New Sacred

‘New Sacred’ explores ritual and folklore in contemporary Australian art. Staged at Mosman Art Gallery, the exhibition showcases the work of nine mid-career artists from Parramatta Artists Studios – Adorned, Khadim Ali, Cigdem Aydemir, Keg de Souza, Mehwish Iqbal, Elena Papanikolakis, Marikit Santiago, Salote Tawale and Shireen Taweel – representing the first collaborative exchange between the two institutions. Spanning installation, performance, video, painting, photography, drawing and textiles, the joint exhibition encourages curatorial dialogue and the flow of ideas across greater Sydney.

The notion of ‘sacredness’ is fluid. Traversing vast conceptual terrain from religiosity to secularity, it can be associated with spiritual devotion, cultural practices or personal values. The artists in ‘New Sacred’ engage with personal experiences of identity, adversity, individuality and community, reflecting distinct voices that speak to far-reaching social issues.In the video installation Wisdom, Memory and Song (2017) by Adorned, we witness the personal stories of ten women who share their making skills and memories, stories and culture. This intimate revelation of personal experience is continued in MehwishIqbal’s mixed media works News Bearer (2017) and Seven Seas (2017), which are woven with the artist’s own ‘migratory story [and] life experiences of early childhood into a universal landscape of refugee migrant/diaspora’. Salote Tawale, meanwhile, creates an ode to her bubu (grandmother) and the sacred relationship they shared. Her work Veibuni (2018) features salusalu (Fijian garlands) enlarged to an extreme scale and suspended from the ceiling, symbolising the magnitude of respect andadmiration for her matriarchal figure. The sanctity of individual identityis visualised in Shireen Taweel’s installation tomorrow, InshAllah (2016–17), where punctured and manipulated copper forms emblemise the artist’s inner architecture built on reconciling the fraught reality of her Lebanese-Arabic cultural identity.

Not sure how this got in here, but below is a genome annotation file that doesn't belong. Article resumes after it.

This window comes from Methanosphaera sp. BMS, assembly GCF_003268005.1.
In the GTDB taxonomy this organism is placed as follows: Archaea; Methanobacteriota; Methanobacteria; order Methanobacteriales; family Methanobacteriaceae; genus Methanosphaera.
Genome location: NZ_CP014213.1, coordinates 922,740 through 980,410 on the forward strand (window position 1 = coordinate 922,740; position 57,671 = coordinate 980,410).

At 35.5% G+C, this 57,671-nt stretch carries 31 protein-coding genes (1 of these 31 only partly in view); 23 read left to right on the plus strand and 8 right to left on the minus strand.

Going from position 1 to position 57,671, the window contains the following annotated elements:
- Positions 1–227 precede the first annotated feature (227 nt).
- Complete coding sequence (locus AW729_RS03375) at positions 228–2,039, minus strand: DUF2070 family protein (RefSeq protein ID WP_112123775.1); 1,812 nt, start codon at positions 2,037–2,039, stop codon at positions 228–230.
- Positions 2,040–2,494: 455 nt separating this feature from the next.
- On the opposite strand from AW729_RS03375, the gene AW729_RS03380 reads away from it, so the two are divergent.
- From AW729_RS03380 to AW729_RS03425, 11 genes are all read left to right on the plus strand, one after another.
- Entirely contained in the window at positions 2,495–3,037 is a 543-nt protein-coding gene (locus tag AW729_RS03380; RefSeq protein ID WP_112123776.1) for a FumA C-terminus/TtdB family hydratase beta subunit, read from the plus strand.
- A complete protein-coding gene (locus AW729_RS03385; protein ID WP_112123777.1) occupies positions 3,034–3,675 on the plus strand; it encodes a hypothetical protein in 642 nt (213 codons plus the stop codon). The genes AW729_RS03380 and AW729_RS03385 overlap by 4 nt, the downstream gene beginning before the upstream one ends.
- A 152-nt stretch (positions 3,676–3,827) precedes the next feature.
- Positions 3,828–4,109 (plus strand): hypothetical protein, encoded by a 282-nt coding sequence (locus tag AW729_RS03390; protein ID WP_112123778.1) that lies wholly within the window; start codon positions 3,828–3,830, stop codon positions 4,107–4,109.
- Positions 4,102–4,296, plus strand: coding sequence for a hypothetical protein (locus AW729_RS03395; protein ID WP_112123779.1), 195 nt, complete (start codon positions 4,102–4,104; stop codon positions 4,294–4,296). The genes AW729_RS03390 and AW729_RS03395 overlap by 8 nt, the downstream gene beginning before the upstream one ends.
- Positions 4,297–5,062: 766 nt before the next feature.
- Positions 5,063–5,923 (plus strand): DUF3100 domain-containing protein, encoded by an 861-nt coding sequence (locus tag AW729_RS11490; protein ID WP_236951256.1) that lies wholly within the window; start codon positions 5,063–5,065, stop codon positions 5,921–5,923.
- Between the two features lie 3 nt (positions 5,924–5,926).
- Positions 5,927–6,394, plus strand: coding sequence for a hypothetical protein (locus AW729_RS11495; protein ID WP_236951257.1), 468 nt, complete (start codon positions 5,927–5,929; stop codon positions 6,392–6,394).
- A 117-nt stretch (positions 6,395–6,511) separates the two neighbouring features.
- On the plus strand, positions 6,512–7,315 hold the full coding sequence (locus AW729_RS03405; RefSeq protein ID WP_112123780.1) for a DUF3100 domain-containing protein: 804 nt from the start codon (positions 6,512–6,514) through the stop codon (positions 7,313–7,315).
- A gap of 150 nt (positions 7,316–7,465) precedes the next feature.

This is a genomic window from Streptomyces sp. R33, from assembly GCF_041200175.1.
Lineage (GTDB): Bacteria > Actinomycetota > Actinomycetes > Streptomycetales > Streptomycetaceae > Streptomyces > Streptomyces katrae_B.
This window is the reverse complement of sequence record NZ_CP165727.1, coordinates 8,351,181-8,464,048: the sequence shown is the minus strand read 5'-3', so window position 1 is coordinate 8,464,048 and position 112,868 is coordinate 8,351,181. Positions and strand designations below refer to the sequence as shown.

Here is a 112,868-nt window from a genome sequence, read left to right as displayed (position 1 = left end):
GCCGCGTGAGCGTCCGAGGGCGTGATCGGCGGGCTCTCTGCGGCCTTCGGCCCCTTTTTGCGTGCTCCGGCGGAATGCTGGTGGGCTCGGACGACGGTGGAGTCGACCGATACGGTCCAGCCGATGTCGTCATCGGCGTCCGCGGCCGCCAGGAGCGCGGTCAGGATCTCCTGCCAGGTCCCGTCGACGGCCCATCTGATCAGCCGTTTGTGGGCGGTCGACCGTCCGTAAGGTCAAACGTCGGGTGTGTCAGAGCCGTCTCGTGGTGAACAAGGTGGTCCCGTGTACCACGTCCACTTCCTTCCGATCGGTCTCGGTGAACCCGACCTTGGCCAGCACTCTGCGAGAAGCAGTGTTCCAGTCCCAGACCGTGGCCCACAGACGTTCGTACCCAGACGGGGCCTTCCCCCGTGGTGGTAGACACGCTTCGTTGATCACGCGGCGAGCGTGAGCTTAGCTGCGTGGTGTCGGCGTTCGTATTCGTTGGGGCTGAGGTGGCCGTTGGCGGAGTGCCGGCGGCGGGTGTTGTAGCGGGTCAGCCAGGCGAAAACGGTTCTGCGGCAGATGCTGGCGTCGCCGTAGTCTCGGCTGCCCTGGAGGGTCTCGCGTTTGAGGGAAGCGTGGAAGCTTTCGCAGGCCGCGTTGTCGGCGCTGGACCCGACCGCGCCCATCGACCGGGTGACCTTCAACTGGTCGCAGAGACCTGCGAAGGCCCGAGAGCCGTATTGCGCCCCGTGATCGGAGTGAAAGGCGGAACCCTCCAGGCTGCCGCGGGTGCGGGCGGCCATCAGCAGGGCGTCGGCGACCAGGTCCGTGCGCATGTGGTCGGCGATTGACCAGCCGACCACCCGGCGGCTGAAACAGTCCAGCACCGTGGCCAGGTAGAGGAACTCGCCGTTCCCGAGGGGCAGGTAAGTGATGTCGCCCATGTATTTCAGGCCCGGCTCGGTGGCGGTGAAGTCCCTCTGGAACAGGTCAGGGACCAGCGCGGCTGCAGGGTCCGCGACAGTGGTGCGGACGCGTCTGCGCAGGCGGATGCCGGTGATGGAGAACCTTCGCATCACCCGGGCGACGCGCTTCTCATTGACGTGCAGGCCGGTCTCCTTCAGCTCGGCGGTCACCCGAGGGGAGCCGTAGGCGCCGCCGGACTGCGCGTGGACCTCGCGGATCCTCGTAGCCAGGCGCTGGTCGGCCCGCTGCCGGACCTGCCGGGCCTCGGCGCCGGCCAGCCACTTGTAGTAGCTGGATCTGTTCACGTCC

Buttressing these personal tales of sacredness and quiet spaces of private contemplation, the exhibitionspeaks to broader notions of the sacred in Australian communities. It launches cross-cultural conversations responding to Australia’s multi-faceted cultural identity through a lens of ritual, cultural traditions, narratives and folklore. In her work Plastic Histories (2014–ongoing), Cigdem Aydemir shrink-wraps several male monuments in pink plastic,spotlighting the stark absence of female statues shaping collective memory in public spaces. By ‘queering’ these monuments, the artist creates space for alternate histories, stories and cultures. This recalibration of accepted sacredness is addressed in Marikit Santiago’s paintings of herselfher family, which foster an iconoclastic engagement with Western religious imagery. Mimicking cues conventionally performed by the Madonna and child, the decontextualised figures functionto denounce the dichotomies of earthly and divine, religion and superstition. The ‘unsacredness’ of war is explored in In Khadim Ali’s tapestry Untitled, from the ‘Otherness’ series (2018), a traditional battle scene inspired by Firdausi’s epic poem Shahnama– which traces the history of Persia. Through historical figures and iconic imagery, the work presents contemporary narratives of displacement. Meanwhile, Elena Papanikolakis’ paintings excavate the personal and historical aspects of her cultural background, from the iconography and mythology of ancient Greek culture to her own experience growing up in a migrant family. Alinear history of the (d)evolution of ingredients in Australian diets is presented in Keg de Souza’s work the earth affords them no food at all…(2017) – a series of long vacuum-sealed sous-vide strips containing edibles from indigenous plants to industrially produced junk food.

‘New Sacred’is a declaration to transcend traditional ideas of sacredness and offer new sacred spaces to inhabit. The artists invite us to look beyond our nation’s privileging of cultural traditions and systems, such as Christianity, nationalism, colonialism and patriarchy, that define our sense of self and nation. When we transcend these dominant narratives, we discover a diverse Australia — a nation in motion marked by fluid systems of knowledge, acceptance and meaning.

EXHIBITION
New Sacred
14 July – 8 September
Mosman Art Gallery, Sydney